Seeded wholemeal rolls

Seeded wholemeal rolls

By
From
B.I.Y. Bake It Yourself
Makes
8

Now, I’m not going to lie to you: not everything in this book is entirely good for you in large quantities. This recipe has no such problems. These rolls are not only delicious, but are packed with healthy oils and fibre, so make them, eat them and feel smug in the knowledge that you’ve done your bit today. Personally, I like to fill them with cheese and bacon, but I suppose there’s no helping some people...

Ingredients

Quantity Ingredient
500g strong wholemeal bread flour, plus more to dust
2 teaspoons table salt
1 tablespoon ‘quick’ yeast
50g unsalted butter, in small cubes
50g pumpkin seeds
3 tablespoons sunflower seeds
2 tablespoons sesame seeds
2 tablespoons poppy seeds
350ml water

Tool kit

Quantity Ingredient
baking tray
wire cooling rack

Method

  1. Put the flour, salt, yeast and butter in a bowl, making sure you add the salt and yeast to opposite sides of the bowl, then mix with a wooden spoon. Add all the seeds and mix again. Add the water and stir together until the flour has come away from the bowl.
  2. Tip out on to a floured surface and knead for 5–10 minutes until the dough becomes stretchy. The bigger seeds will fall out a lot during the kneading, but just keep poking them back in.
  3. Once the dough is stretchy and as smooth as dough filled with hundreds of seeds can be, place in a bowl, cover with cling film and leave at room temperature for about 2 hours until doubled or trebled in size. You might want to take a quick picture on your phone to check later how your rise is going.
  4. Tip the risen dough on to a lightly floured work surface and knock back by folding the dough in on itself 6 or 7 times. Allow the dough to rest for 5 minutes, then cut it into 8 pieces by halving, then halving again, then again… or if you’re feeling particularly precise you can weigh the dough and divide the total by 8.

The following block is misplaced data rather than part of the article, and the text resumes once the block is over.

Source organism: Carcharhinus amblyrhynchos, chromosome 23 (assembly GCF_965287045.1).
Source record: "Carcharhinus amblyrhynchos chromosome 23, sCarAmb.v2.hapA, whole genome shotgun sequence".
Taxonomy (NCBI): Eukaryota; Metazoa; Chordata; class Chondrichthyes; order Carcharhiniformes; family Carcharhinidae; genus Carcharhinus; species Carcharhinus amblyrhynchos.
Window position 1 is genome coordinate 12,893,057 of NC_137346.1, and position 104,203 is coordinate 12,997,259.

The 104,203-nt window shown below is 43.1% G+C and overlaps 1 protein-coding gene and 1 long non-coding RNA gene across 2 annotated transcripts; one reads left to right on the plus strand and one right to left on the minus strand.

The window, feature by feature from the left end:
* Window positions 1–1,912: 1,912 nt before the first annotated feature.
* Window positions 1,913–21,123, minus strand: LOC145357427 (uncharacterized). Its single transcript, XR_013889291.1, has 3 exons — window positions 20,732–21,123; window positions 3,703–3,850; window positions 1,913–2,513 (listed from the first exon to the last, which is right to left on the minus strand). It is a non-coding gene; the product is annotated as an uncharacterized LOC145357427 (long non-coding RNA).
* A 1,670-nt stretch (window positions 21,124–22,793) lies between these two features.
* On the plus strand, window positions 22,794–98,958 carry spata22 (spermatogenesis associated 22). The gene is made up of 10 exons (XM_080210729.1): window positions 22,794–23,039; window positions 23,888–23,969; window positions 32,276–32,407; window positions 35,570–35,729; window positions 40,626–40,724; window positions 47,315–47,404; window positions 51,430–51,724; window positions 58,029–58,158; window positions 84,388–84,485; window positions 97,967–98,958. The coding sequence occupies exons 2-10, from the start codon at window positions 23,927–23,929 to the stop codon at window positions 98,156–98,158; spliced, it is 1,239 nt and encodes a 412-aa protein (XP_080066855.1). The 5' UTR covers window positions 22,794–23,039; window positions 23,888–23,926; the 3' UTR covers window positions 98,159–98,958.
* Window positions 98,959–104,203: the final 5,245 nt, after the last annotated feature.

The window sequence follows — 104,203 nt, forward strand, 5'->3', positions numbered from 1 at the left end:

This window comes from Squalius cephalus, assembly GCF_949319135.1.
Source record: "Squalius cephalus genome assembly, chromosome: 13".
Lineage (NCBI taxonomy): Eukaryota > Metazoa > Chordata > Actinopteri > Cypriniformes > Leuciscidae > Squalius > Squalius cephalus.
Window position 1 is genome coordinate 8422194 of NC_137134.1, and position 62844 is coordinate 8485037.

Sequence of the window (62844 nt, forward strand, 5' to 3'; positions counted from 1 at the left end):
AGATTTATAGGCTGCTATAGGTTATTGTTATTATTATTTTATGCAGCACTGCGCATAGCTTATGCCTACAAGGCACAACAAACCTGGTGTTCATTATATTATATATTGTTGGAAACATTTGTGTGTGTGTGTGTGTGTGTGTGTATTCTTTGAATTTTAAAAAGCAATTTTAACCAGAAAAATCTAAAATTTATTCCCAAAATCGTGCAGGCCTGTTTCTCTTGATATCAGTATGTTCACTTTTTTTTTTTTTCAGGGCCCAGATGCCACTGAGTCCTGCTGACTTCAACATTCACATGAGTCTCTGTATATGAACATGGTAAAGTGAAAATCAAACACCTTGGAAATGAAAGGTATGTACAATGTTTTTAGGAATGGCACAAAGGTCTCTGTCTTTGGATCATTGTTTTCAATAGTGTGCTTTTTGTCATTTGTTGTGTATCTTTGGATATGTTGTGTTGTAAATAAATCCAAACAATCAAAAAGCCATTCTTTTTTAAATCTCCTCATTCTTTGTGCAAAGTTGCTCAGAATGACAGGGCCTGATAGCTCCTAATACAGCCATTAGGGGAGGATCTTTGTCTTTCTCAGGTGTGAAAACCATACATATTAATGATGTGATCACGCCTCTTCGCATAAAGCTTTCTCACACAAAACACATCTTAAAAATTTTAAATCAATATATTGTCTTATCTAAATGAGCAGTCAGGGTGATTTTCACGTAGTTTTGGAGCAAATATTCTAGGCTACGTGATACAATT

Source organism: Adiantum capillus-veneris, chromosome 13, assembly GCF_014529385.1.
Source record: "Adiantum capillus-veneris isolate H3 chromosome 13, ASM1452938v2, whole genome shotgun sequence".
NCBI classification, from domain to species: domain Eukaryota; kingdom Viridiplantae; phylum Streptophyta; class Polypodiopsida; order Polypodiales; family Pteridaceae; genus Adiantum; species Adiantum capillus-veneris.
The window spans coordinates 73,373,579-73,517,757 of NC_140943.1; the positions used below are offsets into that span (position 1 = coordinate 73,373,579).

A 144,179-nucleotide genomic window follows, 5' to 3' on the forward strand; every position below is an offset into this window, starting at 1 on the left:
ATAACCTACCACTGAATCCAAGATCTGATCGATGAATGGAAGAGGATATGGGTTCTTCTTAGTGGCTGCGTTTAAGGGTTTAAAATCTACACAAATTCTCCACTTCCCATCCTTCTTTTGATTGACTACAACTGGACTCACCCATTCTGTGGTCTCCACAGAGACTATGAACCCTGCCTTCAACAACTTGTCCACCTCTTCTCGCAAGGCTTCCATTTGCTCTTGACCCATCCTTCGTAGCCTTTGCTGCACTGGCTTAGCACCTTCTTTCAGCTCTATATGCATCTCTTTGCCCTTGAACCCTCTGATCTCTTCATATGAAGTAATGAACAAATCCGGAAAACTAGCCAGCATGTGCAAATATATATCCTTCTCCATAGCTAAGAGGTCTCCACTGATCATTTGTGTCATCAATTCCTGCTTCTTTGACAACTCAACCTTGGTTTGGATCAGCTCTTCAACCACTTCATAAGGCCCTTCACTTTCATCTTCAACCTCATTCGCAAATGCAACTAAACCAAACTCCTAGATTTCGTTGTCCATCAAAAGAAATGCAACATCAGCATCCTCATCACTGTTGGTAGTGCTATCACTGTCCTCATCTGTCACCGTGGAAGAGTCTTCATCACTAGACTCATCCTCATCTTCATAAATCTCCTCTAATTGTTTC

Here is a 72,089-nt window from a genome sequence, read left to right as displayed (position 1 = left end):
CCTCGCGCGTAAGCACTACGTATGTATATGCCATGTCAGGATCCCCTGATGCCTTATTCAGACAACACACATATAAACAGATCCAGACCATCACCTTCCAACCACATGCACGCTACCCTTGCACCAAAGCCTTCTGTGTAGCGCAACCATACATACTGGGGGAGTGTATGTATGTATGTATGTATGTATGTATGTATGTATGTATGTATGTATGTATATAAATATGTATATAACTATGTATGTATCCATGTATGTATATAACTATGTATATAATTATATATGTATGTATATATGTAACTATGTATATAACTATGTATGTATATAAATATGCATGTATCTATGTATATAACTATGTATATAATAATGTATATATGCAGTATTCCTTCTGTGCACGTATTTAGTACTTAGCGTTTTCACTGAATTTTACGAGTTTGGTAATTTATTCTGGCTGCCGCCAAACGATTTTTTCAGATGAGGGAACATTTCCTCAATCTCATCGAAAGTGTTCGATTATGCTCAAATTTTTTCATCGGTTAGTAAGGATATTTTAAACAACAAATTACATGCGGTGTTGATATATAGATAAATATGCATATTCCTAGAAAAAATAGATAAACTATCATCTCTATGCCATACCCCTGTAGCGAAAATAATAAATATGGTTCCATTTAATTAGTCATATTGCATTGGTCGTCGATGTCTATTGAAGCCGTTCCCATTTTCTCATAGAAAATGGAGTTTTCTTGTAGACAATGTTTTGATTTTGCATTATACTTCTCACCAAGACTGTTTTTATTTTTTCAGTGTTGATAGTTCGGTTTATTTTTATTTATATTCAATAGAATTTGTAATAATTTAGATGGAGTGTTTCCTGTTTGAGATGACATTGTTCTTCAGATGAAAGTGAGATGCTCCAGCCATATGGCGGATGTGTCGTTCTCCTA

5. Roll the 8 portions of dough into balls and place on a baking tray lined with baking parchment. Cover with a plastic bag – the bag shouldn’t touch the rolls but should form a tent around them – and leave to rise for about 1 hour.
  6. Once risen, preheat the oven to 240°C, cut crosses in each roll with scissors and lightly sprinkle with flour.
  7. Bake for 15–20 minutes or until the rolls sound hollow when tapped on the base. Remove from the oven and set on a wire rack to cool.

Note

  • This recipe has a level 1 (beginner) difficulty.

Extras

  • These rolls work very well with any type of filling. The seed combo I’ve given here is one of my wife’s favourites, but feel free to add whatever you like:

    Coarse-chopped walnuts are always a good choice, but make sure you use fresh-bought nuts, not the half-bag mouldering in the back of the cupboard.

    Other options are sun-dried tomatoes, olives, bits of dried fig, anything really, although if you are adding wet ingredients, don’t add all the water in one go; start with about 300 ml and see how your dough comes together from there.

    I like to put a lump of Roquefort or Dolcelatte inside and bake my rolls with the cheese already in them. It opens the door to loads more flavour combinations.
Tags:
Great British Bake Off
Baking
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